Edie Adams 1927-2008

It was a bittersweet moment when I read yesterday of the passing of singer/actress/Muriel cigar spokeswoman Edie Adams at the age of 81.  Even though I never met the lady (and she was that), I always found her admirable (even envied her somewhat) and I felt genuine sorrow for the world who has lost one of the most beautiful voices attached to one of the most beautiful women who ever lived.  If you haven’t been fortunate enough to hear this jewel sing one of the most romantic songs ever written, feast your eyes and ears upon this:

Still, I couldn’t help but feel a twinge of relief amid the sadness.  Behind that demure smile and soft voice was a lifetime of tragedy.  Edie married the love of her life, the innovative and well ahead of his time comedian Ernie Kovacs in 1954 and bore him a daughter, Mia, in 1959.  Even though Edie had graduated from Julliard and aspired to become an opera singer, she got her break with Arthur Godfrey’s Talent Scouts (a 1950’s era American Idol).  That’s where she was noticed by Kovacs, who invited her to audition for his own show.  The rest, as they say, is history as far as their relationship is involved.  Although their marriage was happy, it was not without more than its share of problems–most having to do with the impulsive, albeit brilliant Kovacs.

When Kovacs died in early 1962 in a one-car crash in the wee hours of a Los Angeles morning, he left Edie with over $500,000 in debts (mostly from gambling and impulse buying), and ugly legal imbroglios with his first wife (over the custody of their two daughters) and the IRS.

A pantheon of Hollywood stars, including Frank Sinatra, Jack Lemmon, Dean Martin, and Milton Berle (from whose house Kovacs was returning when his car–for reasons that were never conclusively determined–crashed) immediately organized a TV special to raise money to settle Kovacs’ debts and provide for his daughters.  Edie said “No, I can take care of my own children.”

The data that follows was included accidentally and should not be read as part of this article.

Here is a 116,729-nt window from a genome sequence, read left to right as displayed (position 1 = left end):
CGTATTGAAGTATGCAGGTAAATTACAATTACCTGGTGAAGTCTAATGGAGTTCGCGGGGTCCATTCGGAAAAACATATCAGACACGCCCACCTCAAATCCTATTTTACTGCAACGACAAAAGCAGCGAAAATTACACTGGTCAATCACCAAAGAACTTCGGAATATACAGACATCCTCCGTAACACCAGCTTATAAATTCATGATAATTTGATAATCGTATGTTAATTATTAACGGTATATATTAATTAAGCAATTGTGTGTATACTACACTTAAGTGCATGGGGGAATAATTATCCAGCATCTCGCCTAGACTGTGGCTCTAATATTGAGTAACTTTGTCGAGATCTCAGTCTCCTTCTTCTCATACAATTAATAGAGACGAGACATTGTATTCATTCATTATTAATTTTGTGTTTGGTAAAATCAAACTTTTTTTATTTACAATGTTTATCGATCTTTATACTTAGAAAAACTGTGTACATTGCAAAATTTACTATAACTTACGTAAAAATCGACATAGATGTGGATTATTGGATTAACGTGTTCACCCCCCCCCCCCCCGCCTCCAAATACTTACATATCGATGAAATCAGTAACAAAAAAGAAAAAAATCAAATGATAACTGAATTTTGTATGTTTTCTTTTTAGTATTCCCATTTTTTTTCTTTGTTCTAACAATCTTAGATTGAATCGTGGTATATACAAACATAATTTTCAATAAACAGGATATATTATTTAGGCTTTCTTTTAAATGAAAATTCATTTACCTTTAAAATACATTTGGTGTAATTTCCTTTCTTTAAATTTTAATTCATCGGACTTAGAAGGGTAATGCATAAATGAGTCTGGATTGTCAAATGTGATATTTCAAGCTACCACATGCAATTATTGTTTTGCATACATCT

And she did–doing unceasing show business work for over a year, and appearing sporadically after that.  Groucho Marx, in introducing Adams during a Las Vegas gig, summed it up beautifully:  “There are some things Edie won’t do, but nothing she can’t do.”

Wherever and however she could, she paid tribute to Kovacs.  She happily pitched Muriel cigars in remembrance of Ernie’s signature stogie (even though during his lifetime, he pitched rival Dutch Masters cigars).  She not only repaid Ernie’s debts, she won the bitter custody suit for Ernie’s daughters from a previous marriage, and spent the rest of her life buying the rights to the numerous TV shows and specials Ernie created over the years.  Because Kovacs was so far ahead of his time, his series were many, but short-lived.  Still, once Edie had  collected Ernie’s shows, she repackaged them for rebroadcast and for home enjoyment so that future generations could experience the comic genius that was Ernie Kovacs.

Sadly, Edie’s life after Ernie was not idyllic.  She married twice more, but never for long.  Her daughter Mia, like her father, died tragically in an automobile accident in 1982.  Edie is survived only by her son from her second marriage, her younger stepdaughter by her marriage to Ernie Kovacs, and one grandchild, the child of Ernie’s oldest daughter (who died of chronic ill health in 2001).  Still, she always carried herself with charm and with grace, and with beauty that not only dwelt on the outside,  but radiated from within.  Rest in peace, Edie, reunited with the love of your life and your daughter.  You think they have gorilla masks in heaven?


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